Walmart says Flipkart’s limited operations negatively impacted international business

FILE PHOTO: The logo of Flipkart is seen on the company's office in Bengaluru, India, May 9, 2018. REUTERS/Abhishek N. Chinnappa/File photo

American retail giant Walmart Inc. said Tuesday that net sales for its international business was impacted as its Indian subsidiary Flipkart was unable to make non-essential deliveries during the virus lockdown.

“As a result of the crisis and towards the end of the quarter, we had pretty extensive stores and operational closures in markets like South Africa, India … and our Flipkart operations were impacted by restrictions on non-essential deliveries,” said Brett Biggs, executive vice president and chief financial officer, Walmart said in their first quarter (February-April) earnings call.

Walmart follows the February to January period as its financial year.

Separately, in an investor presentation, Walmart said, “E-commerce (for Walmart International) contributed 9% of total segment net sales, led by growth in China, Canada, UK and Mexico. Limited operations of the company’s Flipkart business in India for a portion of the quarter negatively affected growth.”

Online retailers in India were permitted to sell only essentials during the nationwide lockdown that began on 25 March. The government has since eased the curbs, and in the fourth phase of the lockdown, these retailers have been allowed to operate and deliver non-essential goods in so-called red zones as well.

“… The closure of stores and warehouses in some of our markets contributed to volatility of sales for the quarter and we expect even more in Q2. For instance, the Flipkart business was limited by government regulations to selling only essential items for several weeks,” said Doug McMillon, Walmart’s president and CEO.

He said that April falls in Q2 for several of Walmart’s international markets and it was a challenging month due to how different markets and governments reacted with regulation to the covid-19 crisis.

Walmart expects volatility to continue in several international markets in its second quarter (May-July).

Curbs on selling non-essential items, particularly mobile phones, electronic gadgets and apparel, also hit margins and revenues of several e-commerce players, since it comprises the bulk of their business.

In the investor presentation, Walmart also said that gross profit rate for its international business has risen primary due to its Flipkart India business.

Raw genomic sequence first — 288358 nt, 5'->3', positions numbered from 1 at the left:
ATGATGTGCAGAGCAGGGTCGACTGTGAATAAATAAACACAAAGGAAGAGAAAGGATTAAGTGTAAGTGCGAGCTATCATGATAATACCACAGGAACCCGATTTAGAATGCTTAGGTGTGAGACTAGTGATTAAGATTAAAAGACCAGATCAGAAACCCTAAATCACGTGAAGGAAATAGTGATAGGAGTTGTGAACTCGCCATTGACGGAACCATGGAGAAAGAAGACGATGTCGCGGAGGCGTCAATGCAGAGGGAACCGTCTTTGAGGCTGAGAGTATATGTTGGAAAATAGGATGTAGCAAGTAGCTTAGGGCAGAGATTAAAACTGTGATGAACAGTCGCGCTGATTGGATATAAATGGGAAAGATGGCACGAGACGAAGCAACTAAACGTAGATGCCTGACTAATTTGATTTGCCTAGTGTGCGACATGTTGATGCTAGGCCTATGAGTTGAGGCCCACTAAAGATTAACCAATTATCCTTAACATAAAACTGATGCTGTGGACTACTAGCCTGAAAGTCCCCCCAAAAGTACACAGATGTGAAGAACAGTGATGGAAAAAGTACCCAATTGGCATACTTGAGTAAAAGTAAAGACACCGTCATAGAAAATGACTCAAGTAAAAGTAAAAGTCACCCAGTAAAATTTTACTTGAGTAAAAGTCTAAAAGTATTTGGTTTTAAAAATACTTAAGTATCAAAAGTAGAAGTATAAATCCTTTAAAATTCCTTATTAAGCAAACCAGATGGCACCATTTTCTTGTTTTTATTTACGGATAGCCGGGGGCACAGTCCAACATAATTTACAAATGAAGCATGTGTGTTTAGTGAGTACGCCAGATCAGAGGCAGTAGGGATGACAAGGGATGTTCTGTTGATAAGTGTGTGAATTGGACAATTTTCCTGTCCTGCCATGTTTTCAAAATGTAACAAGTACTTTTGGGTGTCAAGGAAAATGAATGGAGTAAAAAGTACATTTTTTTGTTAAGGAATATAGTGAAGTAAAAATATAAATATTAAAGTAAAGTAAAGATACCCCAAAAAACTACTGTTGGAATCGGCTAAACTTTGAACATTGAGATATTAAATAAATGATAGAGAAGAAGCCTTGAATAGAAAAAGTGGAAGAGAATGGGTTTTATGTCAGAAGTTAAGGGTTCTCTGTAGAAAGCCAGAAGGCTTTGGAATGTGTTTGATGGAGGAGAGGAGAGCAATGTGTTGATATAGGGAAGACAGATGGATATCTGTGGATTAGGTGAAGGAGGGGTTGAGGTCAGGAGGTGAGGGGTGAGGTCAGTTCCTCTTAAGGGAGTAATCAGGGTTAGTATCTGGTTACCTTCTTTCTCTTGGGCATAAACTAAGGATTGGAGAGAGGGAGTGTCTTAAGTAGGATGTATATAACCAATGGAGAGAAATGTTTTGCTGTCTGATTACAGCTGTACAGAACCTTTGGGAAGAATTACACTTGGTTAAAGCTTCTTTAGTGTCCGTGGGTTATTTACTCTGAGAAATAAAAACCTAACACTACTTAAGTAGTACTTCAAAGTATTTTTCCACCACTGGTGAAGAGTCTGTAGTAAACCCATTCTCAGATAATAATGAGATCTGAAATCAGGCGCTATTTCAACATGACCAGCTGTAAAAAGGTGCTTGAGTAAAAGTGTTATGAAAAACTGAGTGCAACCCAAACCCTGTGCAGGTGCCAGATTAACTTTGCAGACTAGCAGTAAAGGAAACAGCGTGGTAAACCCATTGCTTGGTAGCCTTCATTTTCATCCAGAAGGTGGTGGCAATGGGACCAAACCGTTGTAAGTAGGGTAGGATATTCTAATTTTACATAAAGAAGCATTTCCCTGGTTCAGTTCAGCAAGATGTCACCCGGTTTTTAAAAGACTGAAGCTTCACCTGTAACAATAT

“Gross profit rate increased 10 basis points on a reported basis primarily due to the company’s Flipkart business. This was partially offset by an outsized change in mix towards lower margin categories and formats in response to covid-19,“ the company said.

The article was first published on livemint.com

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In Singapore, we are looking to double our reporting team by this year-end to comprehensively cover the fast-moving world of funded startups and VC, PE & M&A deals. We want reporters who can tell our readers what is really happening in these sectors and why it matters to markets, companies and consumers. The ability to write precisely and urgently is crucial for these roles. Ideal candidates must have to ability to work in a collaborative, dynamic, and fast-changing environment. We want our new hires to be digitally savvy and ready to experiment with new forms of storytelling. Most importantly, we are looking for hard-hitting reporters who work well in a team. Collaboration and collegiality are a must.

Following vacancies can be applied for (only in Singapore).

Following vacancies can be applied for (only in Singapore).   

  • A reporter to track companies/startups that have raised private capital, and have the potential to become unicorns. SEA currently has over 40 companies with a valuation of over $100 million and under $1 billion.
  • A reporter who can get behind the scenes and reveal how funding rounds are put together, or why they’ve failed to materialise. She/he in this role will largely focus on long-format stories. 
  • A journalist to track special situations funds, distressed debt and private credit (from the PE angle) across Asia.